Turkey, turkey, turkey and some more turkey. No matter where you are today, chances are a big bird is on the menu.
If you're an American who doesn't eat turkey today, you're part of a small minority.
Unlike meals at other holidays, which vary widely from household to household based on ethnic and family traditions, the Thanksgiving meal is widely similar anywhere you might be in the United States, said Barbara Shortridge, a geography professor at Kansas University.
Shortridge teaches a Geography of American Foodways class at KU. In it, students study "who eats what where," as well as the history, sociology and agriculture behind American diets.
"I don't know how the turkey industry did this," Shortridge said of omnipresent Thanksgiving bird. "They got us all thinking we should eat turkey."
One survey has shown 91 percent of meals on Thanksgiving include turkey, she said, plus the traditional trimmings of stuffing, mashed potatoes, sweet potatoes, some sort of cranberry dish, and, of course, pumpkin pie.
"At Christmas, everybody does their own thing," Shortridge said. "Family favorites, ethnic foods. One family I know of Mexican-American origin has tamales at Christmas."
A Kansas State University food science professor agreed with Shortridge.
"There is a lot more variability in the traditional Christmas dinner than with Thanksgiving," said Karen Penner, professor of food science.
The dish with the most variation at Thanksgiving is the stuffing, Shortridge said.
Italian-American families frequently include Italian sausage in their stuffing, she said. In Minnesota, wild rice is used. On the East Coast between Maine and Massachusetts, oysters are a staple stuffing ingredient.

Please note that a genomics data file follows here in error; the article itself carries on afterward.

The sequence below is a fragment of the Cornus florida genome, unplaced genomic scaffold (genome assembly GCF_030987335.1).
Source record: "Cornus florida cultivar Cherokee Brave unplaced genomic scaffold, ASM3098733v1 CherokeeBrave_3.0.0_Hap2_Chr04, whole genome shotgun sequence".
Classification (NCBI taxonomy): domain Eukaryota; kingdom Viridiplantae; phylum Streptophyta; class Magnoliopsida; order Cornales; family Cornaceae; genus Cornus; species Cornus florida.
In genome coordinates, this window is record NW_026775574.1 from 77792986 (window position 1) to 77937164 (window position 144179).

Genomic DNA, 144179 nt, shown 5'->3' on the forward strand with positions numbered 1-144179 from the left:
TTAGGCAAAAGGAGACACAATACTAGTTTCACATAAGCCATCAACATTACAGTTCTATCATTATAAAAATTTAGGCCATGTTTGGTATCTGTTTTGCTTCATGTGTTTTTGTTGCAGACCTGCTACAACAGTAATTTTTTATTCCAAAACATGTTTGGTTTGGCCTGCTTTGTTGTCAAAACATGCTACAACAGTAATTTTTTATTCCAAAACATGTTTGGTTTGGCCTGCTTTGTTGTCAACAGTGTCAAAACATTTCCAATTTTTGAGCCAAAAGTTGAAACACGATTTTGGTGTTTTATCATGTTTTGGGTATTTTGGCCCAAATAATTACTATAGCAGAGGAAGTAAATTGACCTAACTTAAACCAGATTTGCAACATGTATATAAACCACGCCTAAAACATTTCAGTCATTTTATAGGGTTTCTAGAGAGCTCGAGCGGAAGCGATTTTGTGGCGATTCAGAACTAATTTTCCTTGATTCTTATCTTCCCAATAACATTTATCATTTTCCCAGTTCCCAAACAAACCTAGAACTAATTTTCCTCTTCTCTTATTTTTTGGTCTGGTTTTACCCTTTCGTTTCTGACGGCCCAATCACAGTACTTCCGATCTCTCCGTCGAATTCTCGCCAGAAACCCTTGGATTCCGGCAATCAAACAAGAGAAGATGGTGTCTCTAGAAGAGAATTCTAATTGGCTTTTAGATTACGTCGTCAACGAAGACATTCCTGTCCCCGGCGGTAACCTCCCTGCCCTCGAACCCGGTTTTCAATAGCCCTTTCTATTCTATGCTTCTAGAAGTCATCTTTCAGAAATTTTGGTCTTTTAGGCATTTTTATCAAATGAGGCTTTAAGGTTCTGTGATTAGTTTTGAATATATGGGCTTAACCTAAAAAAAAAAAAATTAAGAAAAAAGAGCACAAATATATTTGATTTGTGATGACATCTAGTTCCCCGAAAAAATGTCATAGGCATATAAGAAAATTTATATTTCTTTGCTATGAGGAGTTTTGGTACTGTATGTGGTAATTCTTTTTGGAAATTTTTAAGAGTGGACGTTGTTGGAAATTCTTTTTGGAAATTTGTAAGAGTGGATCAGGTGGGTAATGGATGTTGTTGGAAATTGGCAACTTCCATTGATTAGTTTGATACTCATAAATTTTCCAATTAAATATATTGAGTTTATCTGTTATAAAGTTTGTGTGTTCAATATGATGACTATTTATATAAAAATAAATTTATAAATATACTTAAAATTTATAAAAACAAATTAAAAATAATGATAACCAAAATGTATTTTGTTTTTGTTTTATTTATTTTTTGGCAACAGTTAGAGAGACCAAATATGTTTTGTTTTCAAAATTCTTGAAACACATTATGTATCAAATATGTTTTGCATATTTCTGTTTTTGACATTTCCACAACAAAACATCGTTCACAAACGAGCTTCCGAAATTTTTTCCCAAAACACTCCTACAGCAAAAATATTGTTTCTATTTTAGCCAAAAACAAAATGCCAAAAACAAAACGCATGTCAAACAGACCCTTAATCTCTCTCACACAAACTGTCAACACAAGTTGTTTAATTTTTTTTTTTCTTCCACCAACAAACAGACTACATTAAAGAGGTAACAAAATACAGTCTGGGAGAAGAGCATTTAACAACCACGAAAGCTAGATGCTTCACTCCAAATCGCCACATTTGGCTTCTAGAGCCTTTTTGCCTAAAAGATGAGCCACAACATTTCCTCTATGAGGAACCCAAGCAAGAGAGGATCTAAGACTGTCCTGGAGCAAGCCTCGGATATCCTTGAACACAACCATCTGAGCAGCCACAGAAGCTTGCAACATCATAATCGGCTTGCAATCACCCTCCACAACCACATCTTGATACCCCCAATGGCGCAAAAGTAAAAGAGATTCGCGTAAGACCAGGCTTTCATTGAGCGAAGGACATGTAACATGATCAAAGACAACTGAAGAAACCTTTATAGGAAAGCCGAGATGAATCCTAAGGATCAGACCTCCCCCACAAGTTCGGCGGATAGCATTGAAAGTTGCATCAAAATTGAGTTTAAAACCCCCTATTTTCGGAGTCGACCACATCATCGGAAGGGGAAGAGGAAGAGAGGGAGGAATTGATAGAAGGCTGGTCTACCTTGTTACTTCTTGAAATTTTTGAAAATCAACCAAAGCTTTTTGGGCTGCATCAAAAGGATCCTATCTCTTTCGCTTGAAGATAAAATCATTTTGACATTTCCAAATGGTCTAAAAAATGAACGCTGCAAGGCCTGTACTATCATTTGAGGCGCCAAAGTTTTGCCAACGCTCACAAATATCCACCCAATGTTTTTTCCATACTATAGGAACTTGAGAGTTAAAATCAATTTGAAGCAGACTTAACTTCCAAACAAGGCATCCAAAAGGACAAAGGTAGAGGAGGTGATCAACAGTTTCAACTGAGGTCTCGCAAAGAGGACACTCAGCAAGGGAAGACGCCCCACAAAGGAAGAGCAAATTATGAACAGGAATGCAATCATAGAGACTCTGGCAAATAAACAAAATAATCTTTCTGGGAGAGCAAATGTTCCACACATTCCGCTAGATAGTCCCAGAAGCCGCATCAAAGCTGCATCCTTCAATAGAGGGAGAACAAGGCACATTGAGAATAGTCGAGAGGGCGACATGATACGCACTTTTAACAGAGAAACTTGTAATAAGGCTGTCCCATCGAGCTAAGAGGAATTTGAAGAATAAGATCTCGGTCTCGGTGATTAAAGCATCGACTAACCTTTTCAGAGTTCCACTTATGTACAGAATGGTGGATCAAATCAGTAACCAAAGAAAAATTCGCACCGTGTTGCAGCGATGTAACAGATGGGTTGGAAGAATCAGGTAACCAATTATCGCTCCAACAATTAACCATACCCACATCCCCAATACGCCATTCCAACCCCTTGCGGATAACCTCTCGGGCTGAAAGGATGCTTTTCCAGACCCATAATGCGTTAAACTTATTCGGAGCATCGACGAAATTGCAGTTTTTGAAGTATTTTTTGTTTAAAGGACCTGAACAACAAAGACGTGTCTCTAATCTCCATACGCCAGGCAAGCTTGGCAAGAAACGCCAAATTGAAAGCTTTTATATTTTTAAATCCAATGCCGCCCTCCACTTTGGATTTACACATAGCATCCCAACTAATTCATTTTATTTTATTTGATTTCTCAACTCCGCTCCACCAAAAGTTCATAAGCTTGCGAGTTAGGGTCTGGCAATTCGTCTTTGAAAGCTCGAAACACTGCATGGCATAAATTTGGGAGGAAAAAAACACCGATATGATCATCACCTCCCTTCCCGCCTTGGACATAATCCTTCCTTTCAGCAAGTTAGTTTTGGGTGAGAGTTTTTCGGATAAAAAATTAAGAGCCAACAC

The traditional Thanksgiving dinner is "a very New England meal," Shortridge said, "except for the sweet potatoes. Sweet potatoes are very Southern."
Usually, diets are determined by access and culture, Penner said.
"We can't eat something if we don't have access to it," she said. "You can't access it if you don't have the money available to buy it. One reason we don't eat as much lamb is we have good access to beef, pork and poultry."
The culture of a family also plays an important part in deciding what's to eat, Penner said. For instance a Jewish family that observes a kosher diet usually will eat far different foods than its Protestant neighbors.
Why the Thanksgiving menu is so set across the country also may have to do with culture, she said.
"Isn't that our image of Thanksgiving?" Penner said. "In the third grade don't we make the black-and-white pilgrim costumes? The pilgrims probably ate wild turkey. Isn't that the whole myth?"
Based on Shortridge's research, the only other holiday meal that comes close to approaching Thanksgiving in its national uniformity is that served on the Fourth of July.
"My students and I could agree on hamburgers and hot dogs, corn on the cob. A summer cookout, picnic meal," Shortridge said. But "one student from the East Coast said he wouldn't have hamburgers or hot dogs. He said he'd have lobster. It's a very regional thing."
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